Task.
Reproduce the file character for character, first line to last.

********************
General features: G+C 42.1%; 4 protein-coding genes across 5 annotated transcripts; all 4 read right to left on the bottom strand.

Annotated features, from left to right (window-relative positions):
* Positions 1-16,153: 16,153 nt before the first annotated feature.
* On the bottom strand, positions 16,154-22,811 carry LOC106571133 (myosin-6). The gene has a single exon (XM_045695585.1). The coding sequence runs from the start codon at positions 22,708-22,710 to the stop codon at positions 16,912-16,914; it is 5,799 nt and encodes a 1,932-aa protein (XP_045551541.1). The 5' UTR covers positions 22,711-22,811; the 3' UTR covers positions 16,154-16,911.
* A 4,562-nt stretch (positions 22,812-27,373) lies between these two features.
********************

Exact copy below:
General features: G+C 42.1%; 4 protein-coding genes across 5 annotated transcripts; all 4 read right to left on the bottom strand.

Annotated features, from left to right (window-relative positions):
* Positions 1-16,153: 16,153 nt before the first annotated feature.
* On the bottom strand, positions 16,154-22,811 carry LOC106571133 (myosin-6). The gene has a single exon (XM_045695585.1). The coding sequence runs from the start codon at positions 22,708-22,710 to the stop codon at positions 16,912-16,914; it is 5,799 nt and encodes a 1,932-aa protein (XP_045551541.1). The 5' UTR covers positions 22,711-22,811; the 3' UTR covers positions 16,154-16,911.
* A 4,562-nt stretch (positions 22,812-27,373) lies between these two features.